Australians want to close the gap between Indigenous and non-Indigenous communities, regardless of what the voice referendum outcome might infer.
The nation voted down a proposal to enshrine an Indigenous advisory body into the constitution with a resounding ‘no’ despite strong support in areas with significant First Nations populations like the Kimberley, Tiwi Islands and remote parts of the country.
Some Indigenous community groups have called for a period of mourning in response, and while Prime Minister Albanese recognised their disappointment he said Australia’s choice must be respected.
“We respect the outcomes in our democracy and I have done that,” Mr Albanese told reporters in Perth on Friday.
“While Australians did not vote in favour of the referendum, Australians do want to see the gap closed.
“They want to see disadvantage dealt with in Indigenous communities and we’ll continue to work in this area and in health, life expectancy, in community services, in all of these areas with the programs we have.”
The prime minister emphasised the importance of First Nations perspectives in further government measures.
“We do have this gap and we’ve been unable to bridge it. Governments of all persuasions have failed in doing that,” he said.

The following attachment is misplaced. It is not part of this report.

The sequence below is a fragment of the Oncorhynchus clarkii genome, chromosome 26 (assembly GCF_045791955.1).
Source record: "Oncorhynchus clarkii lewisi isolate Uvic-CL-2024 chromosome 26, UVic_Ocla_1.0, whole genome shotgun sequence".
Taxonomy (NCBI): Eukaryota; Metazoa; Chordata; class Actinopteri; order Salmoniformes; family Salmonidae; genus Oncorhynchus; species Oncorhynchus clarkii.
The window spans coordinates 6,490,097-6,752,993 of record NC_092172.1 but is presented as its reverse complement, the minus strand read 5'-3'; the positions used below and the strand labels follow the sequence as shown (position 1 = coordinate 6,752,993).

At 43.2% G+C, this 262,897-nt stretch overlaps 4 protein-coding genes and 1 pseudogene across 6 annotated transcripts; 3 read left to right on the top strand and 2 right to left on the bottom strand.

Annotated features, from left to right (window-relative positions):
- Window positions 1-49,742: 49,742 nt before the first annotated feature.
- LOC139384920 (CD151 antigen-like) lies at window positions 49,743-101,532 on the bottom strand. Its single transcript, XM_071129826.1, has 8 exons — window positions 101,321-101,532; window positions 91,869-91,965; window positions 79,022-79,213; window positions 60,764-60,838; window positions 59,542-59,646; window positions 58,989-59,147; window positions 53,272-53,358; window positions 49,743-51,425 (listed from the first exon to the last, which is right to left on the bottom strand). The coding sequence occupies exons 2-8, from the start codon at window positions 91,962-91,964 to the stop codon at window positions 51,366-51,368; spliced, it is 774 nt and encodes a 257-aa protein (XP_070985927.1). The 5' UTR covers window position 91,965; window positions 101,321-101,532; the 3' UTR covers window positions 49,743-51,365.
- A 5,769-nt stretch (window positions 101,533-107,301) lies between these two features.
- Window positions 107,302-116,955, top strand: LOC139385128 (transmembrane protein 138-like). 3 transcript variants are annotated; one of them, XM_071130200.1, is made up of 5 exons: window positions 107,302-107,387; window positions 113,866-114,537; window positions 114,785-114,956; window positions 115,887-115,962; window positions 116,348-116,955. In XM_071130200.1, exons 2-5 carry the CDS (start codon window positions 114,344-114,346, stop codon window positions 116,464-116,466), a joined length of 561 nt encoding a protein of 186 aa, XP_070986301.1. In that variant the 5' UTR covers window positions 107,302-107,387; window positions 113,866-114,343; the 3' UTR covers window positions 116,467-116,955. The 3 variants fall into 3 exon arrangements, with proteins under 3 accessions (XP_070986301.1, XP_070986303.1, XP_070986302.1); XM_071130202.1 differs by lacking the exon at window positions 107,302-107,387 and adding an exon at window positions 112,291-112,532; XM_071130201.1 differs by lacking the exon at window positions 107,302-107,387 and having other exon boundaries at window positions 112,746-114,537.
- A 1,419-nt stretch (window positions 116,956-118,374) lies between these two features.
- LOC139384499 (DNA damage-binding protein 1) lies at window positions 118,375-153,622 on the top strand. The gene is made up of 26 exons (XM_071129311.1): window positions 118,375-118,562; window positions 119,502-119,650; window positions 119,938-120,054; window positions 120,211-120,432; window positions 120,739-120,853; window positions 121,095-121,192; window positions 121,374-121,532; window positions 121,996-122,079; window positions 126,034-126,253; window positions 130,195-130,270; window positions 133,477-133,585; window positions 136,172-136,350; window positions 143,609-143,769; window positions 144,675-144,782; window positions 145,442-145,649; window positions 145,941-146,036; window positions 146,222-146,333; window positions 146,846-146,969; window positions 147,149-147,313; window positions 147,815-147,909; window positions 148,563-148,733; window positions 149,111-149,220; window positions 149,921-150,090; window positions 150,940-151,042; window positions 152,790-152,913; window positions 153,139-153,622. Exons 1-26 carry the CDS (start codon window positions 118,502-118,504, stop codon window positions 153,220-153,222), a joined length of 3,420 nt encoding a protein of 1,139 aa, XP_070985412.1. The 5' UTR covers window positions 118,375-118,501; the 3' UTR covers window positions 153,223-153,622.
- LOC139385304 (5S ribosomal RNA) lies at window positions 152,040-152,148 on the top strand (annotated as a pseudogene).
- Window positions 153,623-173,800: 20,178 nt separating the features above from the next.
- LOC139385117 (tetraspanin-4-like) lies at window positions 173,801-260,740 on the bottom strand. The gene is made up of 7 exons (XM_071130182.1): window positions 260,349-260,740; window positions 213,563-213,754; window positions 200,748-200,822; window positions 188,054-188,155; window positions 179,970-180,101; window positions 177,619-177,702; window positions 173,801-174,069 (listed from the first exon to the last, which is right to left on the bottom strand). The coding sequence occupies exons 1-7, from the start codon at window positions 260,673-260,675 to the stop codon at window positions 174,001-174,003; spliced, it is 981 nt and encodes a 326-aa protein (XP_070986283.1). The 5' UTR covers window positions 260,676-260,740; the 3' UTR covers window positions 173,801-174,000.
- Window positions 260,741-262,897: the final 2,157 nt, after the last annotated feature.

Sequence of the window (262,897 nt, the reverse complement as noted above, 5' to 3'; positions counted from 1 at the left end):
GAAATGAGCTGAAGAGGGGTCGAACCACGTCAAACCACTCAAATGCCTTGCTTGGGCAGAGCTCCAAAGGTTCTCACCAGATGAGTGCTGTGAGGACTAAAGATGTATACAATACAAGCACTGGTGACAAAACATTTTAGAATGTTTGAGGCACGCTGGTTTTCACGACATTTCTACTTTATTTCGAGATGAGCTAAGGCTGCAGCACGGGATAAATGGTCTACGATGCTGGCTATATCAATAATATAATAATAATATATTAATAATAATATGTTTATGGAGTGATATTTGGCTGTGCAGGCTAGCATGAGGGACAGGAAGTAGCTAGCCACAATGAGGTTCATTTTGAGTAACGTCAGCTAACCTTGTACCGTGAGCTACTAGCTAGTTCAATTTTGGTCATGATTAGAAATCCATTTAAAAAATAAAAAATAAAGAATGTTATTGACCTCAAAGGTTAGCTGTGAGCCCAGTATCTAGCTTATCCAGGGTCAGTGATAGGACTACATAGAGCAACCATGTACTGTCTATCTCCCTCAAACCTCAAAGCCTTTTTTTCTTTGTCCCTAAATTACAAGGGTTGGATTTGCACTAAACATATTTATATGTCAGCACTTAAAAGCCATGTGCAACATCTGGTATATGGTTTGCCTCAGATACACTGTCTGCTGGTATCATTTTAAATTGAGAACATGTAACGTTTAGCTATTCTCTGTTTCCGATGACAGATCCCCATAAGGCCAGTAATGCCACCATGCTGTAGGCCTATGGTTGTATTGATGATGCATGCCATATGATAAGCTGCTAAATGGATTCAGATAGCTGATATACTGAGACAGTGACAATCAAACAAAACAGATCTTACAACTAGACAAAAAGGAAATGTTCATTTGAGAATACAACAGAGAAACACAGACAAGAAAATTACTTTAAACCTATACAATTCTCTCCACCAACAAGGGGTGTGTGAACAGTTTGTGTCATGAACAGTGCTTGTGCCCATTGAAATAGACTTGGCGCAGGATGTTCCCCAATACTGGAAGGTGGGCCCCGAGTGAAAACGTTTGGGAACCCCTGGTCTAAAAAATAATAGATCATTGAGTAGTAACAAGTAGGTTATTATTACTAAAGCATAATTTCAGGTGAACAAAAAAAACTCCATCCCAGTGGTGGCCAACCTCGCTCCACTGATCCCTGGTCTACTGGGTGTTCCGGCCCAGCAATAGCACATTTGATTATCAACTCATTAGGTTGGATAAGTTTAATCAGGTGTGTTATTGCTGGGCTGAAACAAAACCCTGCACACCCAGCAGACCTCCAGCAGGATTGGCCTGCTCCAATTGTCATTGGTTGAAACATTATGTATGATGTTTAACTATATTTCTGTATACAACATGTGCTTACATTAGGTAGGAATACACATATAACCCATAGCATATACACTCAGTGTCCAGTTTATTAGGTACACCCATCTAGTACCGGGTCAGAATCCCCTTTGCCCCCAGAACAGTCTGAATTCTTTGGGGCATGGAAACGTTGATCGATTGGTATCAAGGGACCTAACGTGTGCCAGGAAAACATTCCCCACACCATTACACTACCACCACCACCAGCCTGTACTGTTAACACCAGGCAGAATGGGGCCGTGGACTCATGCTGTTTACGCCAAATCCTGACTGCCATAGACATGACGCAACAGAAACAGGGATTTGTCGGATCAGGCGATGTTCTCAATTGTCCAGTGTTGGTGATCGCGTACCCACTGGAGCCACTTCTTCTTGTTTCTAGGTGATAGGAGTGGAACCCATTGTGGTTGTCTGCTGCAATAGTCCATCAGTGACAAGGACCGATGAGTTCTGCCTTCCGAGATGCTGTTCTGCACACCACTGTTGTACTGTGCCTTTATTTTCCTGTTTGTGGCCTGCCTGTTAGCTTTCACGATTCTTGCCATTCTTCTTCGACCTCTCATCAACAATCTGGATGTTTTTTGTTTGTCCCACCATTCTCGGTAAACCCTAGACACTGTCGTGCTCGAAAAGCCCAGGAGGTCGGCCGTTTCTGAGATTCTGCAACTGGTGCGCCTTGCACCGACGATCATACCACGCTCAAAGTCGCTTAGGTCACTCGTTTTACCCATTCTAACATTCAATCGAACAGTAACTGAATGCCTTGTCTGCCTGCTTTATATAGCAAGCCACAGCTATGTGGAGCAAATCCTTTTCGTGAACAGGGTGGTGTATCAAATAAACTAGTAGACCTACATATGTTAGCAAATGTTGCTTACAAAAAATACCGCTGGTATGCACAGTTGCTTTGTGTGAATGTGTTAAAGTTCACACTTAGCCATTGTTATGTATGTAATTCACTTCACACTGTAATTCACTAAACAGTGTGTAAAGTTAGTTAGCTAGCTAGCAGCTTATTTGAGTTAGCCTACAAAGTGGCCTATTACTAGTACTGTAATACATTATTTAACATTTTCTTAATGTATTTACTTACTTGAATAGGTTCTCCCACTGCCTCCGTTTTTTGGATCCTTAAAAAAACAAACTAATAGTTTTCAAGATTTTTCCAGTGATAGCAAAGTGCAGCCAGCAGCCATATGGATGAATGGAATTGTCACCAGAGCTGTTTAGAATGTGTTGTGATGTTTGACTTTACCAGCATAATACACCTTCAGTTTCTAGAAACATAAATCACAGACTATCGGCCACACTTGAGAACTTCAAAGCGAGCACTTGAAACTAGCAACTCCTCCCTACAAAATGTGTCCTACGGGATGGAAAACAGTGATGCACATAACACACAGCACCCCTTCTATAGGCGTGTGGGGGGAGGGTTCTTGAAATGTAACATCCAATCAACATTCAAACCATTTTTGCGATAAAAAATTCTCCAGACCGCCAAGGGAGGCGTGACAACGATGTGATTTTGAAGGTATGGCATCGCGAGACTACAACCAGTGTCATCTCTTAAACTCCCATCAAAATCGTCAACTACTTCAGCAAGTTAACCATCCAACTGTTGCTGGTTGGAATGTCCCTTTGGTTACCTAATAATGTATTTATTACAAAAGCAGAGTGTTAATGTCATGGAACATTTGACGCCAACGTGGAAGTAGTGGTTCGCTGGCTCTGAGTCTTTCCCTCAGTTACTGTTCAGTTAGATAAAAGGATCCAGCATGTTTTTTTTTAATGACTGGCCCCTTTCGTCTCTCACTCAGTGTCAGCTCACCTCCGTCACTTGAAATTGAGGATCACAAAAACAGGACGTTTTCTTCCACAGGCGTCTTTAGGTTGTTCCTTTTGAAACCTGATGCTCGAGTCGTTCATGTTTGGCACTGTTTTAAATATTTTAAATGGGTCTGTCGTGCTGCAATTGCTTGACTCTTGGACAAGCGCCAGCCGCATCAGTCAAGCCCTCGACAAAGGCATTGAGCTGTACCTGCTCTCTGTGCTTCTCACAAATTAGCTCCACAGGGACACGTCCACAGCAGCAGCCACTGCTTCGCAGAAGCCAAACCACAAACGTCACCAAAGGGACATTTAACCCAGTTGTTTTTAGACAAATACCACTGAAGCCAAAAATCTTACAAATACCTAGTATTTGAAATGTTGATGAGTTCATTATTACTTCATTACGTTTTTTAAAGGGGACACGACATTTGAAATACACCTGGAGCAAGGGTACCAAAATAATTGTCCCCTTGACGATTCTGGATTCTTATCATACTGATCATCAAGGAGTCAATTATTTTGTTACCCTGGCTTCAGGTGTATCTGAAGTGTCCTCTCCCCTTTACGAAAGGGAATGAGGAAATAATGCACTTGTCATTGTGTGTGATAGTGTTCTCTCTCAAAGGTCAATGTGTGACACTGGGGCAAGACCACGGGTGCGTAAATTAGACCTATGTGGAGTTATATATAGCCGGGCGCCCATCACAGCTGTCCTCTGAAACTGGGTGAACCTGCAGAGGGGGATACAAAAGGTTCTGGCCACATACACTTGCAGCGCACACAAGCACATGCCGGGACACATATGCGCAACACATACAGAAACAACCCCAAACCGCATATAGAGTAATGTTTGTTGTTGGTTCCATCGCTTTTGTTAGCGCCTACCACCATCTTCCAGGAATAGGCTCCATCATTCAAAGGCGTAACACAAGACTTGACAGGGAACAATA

“The best programs are ones which involve Indigenous Australians.
“We can’t do things in Canberra for a place like the Kimberley in the Pilbara and think bureaucrats in Canberra know better than the people on the ground.”
The federal government has allocated more than $200 million as part of its skills and apprenticeships package to help upskill Indigenous Australians.
The opposition has called on the government to establish a royal commission into sexual abuse in Indigenous communities.
The prime minister said addressing abuse was important but the government would not initiate a royal commission.
The referendum on the Indigenous voice to parliament was lost when 61 per cent voted no, compared to 39 per cent who voted yes.